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What are community assets?

We believe community ownership of local land or buildings helps neighbourhood to thrive and creates long-term resilience.

Community assets - Hebden Bridge Town Hall
Hebden Bridge Town Hall, owned by the local community

Community assets are land or buildings owned by a community

Community assets are land and buildings owned or managed by community organisations. These assets cover a wide spectrum and include town halls, community centres, sports facilities, affordable housing and libraries.

Not all land and buildings are community assets. We believe that land and buildings are only community assets if they are capable of generating a profit that can be reinvested into activities that benefit the community.

For advice and guidance on community assets, visit the My Community website, run by Locality.

New momentum for community ownership

Community ownership of assets is not new. Many Locality members already own and run community assets throughout the country – see our case studies – and community asset ownership has a history going back hundreds of years.

However, in recent times, community ownership and management of land and buildings has been given fresh momentum as a result of influential reports, Government policy and the work of community-based organisations.

What is Community Asset Transfer?

At its simplest level, community asset transfer is a change in management and / or ownership of land or buildings, from public bodies, (most commonly local authorities), to communities, (community and voluntary sector groups, community enterprises, social enterprises, etc).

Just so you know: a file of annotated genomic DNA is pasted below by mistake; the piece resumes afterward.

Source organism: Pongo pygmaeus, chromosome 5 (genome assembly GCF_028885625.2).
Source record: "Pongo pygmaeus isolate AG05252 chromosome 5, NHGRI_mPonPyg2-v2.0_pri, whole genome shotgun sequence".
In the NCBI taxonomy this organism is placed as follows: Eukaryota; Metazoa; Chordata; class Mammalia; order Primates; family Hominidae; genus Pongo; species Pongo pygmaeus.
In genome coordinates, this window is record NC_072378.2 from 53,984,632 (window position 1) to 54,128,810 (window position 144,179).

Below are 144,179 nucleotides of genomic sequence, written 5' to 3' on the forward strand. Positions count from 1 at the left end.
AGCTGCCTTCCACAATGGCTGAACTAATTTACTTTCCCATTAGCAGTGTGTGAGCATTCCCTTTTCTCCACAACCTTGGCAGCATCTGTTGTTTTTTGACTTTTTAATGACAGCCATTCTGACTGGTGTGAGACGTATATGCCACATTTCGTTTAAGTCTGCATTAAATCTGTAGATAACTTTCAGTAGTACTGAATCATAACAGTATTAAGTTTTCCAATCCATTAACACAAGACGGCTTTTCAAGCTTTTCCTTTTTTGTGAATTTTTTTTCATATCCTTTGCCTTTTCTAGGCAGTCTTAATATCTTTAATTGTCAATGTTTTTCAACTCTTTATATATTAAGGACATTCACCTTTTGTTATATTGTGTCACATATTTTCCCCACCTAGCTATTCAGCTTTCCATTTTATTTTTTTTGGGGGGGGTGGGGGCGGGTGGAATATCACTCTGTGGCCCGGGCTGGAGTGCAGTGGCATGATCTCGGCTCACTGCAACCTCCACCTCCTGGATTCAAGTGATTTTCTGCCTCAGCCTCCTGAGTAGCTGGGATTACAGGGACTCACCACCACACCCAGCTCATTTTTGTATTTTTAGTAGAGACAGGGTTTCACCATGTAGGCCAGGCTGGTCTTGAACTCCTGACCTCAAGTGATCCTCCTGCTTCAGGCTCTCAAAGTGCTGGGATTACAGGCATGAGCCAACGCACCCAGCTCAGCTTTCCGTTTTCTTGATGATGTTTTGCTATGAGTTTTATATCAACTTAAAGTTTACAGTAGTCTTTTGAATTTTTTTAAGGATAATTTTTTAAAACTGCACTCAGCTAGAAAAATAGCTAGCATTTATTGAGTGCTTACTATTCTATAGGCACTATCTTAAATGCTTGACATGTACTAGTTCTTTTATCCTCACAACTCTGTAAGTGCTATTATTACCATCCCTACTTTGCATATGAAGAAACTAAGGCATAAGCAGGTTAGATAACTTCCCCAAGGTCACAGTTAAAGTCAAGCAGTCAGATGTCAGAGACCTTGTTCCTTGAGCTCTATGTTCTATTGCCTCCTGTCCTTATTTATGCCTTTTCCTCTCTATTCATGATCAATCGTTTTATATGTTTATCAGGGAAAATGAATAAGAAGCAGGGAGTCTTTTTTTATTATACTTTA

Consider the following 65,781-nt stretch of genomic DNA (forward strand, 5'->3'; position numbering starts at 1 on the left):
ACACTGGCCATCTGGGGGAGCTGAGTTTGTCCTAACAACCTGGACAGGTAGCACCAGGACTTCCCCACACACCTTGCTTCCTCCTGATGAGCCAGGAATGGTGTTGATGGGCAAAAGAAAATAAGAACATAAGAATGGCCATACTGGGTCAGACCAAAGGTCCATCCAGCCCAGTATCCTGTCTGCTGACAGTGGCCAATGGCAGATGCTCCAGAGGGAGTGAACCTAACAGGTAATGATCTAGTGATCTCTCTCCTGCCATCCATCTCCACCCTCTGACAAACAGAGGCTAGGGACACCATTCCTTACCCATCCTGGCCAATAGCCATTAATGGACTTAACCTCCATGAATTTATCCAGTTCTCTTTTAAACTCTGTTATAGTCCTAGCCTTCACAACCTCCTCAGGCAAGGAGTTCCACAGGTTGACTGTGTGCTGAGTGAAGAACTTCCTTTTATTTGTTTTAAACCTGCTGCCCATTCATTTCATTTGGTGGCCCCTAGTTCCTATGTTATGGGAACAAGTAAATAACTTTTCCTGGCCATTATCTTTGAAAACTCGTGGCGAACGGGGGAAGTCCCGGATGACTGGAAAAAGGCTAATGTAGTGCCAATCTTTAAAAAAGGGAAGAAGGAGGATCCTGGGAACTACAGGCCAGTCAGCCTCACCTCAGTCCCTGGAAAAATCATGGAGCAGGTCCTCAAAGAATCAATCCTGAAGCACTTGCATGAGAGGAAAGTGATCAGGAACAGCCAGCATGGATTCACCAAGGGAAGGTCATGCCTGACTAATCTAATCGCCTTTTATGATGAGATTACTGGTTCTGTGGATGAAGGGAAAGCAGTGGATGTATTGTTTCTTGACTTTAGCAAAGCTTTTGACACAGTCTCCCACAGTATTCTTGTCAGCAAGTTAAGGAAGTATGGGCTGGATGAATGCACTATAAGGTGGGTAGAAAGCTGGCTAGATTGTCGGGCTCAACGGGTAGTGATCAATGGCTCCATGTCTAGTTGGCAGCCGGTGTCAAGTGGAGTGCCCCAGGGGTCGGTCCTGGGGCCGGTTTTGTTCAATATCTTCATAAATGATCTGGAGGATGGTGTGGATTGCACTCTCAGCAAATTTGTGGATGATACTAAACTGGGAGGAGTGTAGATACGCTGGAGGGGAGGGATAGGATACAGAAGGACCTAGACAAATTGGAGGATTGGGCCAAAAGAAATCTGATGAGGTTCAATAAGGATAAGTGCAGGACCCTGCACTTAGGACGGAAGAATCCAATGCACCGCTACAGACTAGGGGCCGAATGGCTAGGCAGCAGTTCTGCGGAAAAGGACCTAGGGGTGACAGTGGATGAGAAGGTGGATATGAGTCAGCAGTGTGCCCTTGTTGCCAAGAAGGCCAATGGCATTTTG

The spectrum of transfer options can vary widely, but communities typically take on the ownership or management of a community asset on either a freehold, long lease, shorter lease or a licence to occupy basis. However, for most transfers, where grants or loans are required to develop the asset, the length of tenure will need to be long enough to secure external investment. Therefore, community asset transfer is usually taken to mean a long lease, of at least 25 years, or a freehold.

The Asset Transfer Unit (ATU)

Until 2012 Locality (and the Development Trust Association before us) ran the government-funded Asset Transfer Unit.

The ATU is no longer running. However all the knowledge, expertise and skills from that project are still at the core of our work.

If you want advice on community asset transfer (ie the transfer of ownership and management of land or building from the local authority to a local community group) please visit the My Community site, run by Locality.